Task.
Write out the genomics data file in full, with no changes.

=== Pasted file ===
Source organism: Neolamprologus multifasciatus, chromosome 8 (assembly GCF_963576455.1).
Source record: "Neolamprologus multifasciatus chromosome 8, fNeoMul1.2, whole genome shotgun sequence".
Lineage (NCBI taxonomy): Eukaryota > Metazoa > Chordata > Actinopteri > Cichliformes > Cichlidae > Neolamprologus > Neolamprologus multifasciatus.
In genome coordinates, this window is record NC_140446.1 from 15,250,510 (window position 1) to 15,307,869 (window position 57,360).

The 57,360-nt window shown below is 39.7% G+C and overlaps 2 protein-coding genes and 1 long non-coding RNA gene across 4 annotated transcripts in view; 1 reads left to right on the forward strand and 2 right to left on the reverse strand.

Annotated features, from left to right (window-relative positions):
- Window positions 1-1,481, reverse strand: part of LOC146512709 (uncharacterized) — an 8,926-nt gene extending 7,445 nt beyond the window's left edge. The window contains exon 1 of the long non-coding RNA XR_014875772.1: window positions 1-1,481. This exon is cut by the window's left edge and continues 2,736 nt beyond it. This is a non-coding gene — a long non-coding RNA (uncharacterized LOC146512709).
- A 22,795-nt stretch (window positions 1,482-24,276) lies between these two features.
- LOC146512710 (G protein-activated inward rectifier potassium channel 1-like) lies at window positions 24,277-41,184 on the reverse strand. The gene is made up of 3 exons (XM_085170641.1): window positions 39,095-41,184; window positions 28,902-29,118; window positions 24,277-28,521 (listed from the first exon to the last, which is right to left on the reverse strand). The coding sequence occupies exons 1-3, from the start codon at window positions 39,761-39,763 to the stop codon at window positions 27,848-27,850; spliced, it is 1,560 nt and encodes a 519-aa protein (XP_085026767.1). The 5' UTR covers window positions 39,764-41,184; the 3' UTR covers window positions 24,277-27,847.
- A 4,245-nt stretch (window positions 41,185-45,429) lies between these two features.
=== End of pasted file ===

Source organism: Neolamprologus multifasciatus, chromosome 8 (assembly GCF_963576455.1).
Source record: "Neolamprologus multifasciatus chromosome 8, fNeoMul1.2, whole genome shotgun sequence".
Lineage (NCBI taxonomy): Eukaryota > Metazoa > Chordata > Actinopteri > Cichliformes > Cichlidae > Neolamprologus > Neolamprologus multifasciatus.
In genome coordinates, this window is record NC_140446.1 from 15,250,510 (window position 1) to 15,307,869 (window position 57,360).

The 57,360-nt window shown below is 39.7% G+C and overlaps 2 protein-coding genes and 1 long non-coding RNA gene across 4 annotated transcripts in view; 1 reads left to right on the forward strand and 2 right to left on the reverse strand.

Annotated features, from left to right (window-relative positions):
- Window positions 1-1,481, reverse strand: part of LOC146512709 (uncharacterized) — an 8,926-nt gene extending 7,445 nt beyond the window's left edge. The window contains exon 1 of the long non-coding RNA XR_014875772.1: window positions 1-1,481. This exon is cut by the window's left edge and continues 2,736 nt beyond it. This is a non-coding gene — a long non-coding RNA (uncharacterized LOC146512709).
- A 22,795-nt stretch (window positions 1,482-24,276) lies between these two features.
- LOC146512710 (G protein-activated inward rectifier potassium channel 1-like) lies at window positions 24,277-41,184 on the reverse strand. The gene is made up of 3 exons (XM_085170641.1): window positions 39,095-41,184; window positions 28,902-29,118; window positions 24,277-28,521 (listed from the first exon to the last, which is right to left on the reverse strand). The coding sequence occupies exons 1-3, from the start codon at window positions 39,761-39,763 to the stop codon at window positions 27,848-27,850; spliced, it is 1,560 nt and encodes a 519-aa protein (XP_085026767.1). The 5' UTR covers window positions 39,764-41,184; the 3' UTR covers window positions 24,277-27,847.
- A 4,245-nt stretch (window positions 41,185-45,429) lies between these two features.